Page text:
After Red Top! she will appear as Titania in Russell T Davies’s adaptation of A Midsummer Night’s Dream. “Some of the purists might blow a gasket, but I think it’ll be fabulous,” she says. Then there is a major theatrical part she can’t yet talk about, but which will suit her down to the ground. Beyond that, who knows? You’d be brave to second guess an actor who can switch from Myra Hindley to Hamlet. The only thing she’ll concede is that after more than a decade it might be time for a break from Frankcom. “We’ll give it a rest,” she says, or people will start to think: ‘Not ’er again.’”
On the day we meet, the 22-year-old Star Wars actor Daisy Ridley is on the front of all the newspapers. Her career, I suggest, seems like an inverse of Peake’s slow-building stardom. Almost overnight, with no other work to her name, Ridley became a celebrity for the rest of her life. Could Peake imagine that kind of switch? “It must be fabulous in one respect, but really daunting. We’ve become much more youth- centric. When I was at drama school you thought you’d leave, do regional theatre, a bit of telly. You had 10 years to hone your craft. Now it’s about getting your big break straightaway.”
And what has Peake learned, with those extra years of practice? “Hard graft. I turn up, read books, do my research, I don’t go out on schoolnights. And I used to be cripplingly self-conscious. Now I just get on with it. Or I say: ‘I feel like a bit of a prat,’ and then I get on with it. I was absolutely shocking when I was younger. I’m not saying I’m great now. But I’ve got better by doing it.”
Just as I get up to leave she reaches an arm out to my shoulder. “Be kind,” she says, her eyes dilating like some rare nocturnal marsupial. She’s very good at pretending, but she really does care.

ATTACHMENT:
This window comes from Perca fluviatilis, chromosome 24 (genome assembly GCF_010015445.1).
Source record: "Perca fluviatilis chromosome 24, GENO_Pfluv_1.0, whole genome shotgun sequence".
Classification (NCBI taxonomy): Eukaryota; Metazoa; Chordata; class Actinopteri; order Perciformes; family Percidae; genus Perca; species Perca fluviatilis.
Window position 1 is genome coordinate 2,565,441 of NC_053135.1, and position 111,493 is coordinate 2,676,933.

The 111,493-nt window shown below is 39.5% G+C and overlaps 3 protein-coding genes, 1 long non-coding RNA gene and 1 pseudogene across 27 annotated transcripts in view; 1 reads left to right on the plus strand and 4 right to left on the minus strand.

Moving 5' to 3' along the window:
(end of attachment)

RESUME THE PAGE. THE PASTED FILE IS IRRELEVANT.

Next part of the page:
The Comic Strip Presents… The Red Top! is on 20 January at 9pm on UKTV Gold
Silk actress Maxine Peake, who stars as former News of the World and Sun editor Rebekah Brooks in this week’s Comic Strip Presents satire Red Top, has revealed how she jumped at the chance to be in the production.
“When I heard it was Comic Strip I just asked if I could be in it,” she told the Observer newspaper, “and when I heard that it was Rebekah Brooks I thought ‘Brilliant’.
“The Brooks part is obviously a caricature,” continued Maxine,” who made her name in Victoria Wood’s dinnerladies, “but I tried to pick up on elements of her character. People who’ve met her say: ‘I didn’t want to like her but I did.’ Obviously she has some extraordinary charm that people really seem to fall for.”
Inspired by the phone-hacking debacle, the 1970s-set story follows Northern girl Rebekah who unwittingly becomes chief executive of News International and gets caught up in a “Watergate-style scandal”.
“Like our previous The Hunt For Tony Blair which was set in the 1960s, Red Top lampoons the world of politics and press proprietors, and is set in a Boogie Nights-style parallel universe with a disco soundtrack,” said Peter Richardson who masterminded the project.
The comedy also stars Harry Enfield as Brooks’ former husband, Ross Kemp, while Russell Tovey is Andy Coulson and Stephen Mangan reprises his role as Tony Blair.
Red Top can be seen on Gold at 10pm on Wednesday
Maxine Peake is one of Britain’s most interesting actors. Her incredible range – from Myra Hindley to Hamlet – coupled with her heart-felt socialism and elfin looks have made her a national favourite. Here she wears looks from the spring/summer 2016 minimalist trend.
To read an interview with the actor see this Sunday’s Observer
Harry Enfield, Maxine Peake, Russell Tovey… The cast are just as well-known as the characters they play.
Q: What does Maxine Peake add to the role of Rebekah?
A: She brings the fact that she’s a great actress. She’s playing a comic role straight, and that works even better as she surrounded by all these over the top characters. Her Rebekah is very funny, but she has a slightly space cadet feel. It’s as if she’s landed from the north and now lives in a bubble.
Click to read the rest of the interview.
Q: How did you find it working with Maxine Peake?
A: I loved it. Maxine is fantastic, and I really enjoyed our scenes together. Rebekah and Andy have this tremendous energy. They are two power-hungry people with huge egos. Within that world they are two gods. They can be so offensive and abusive to anyone under them, and they have to take it.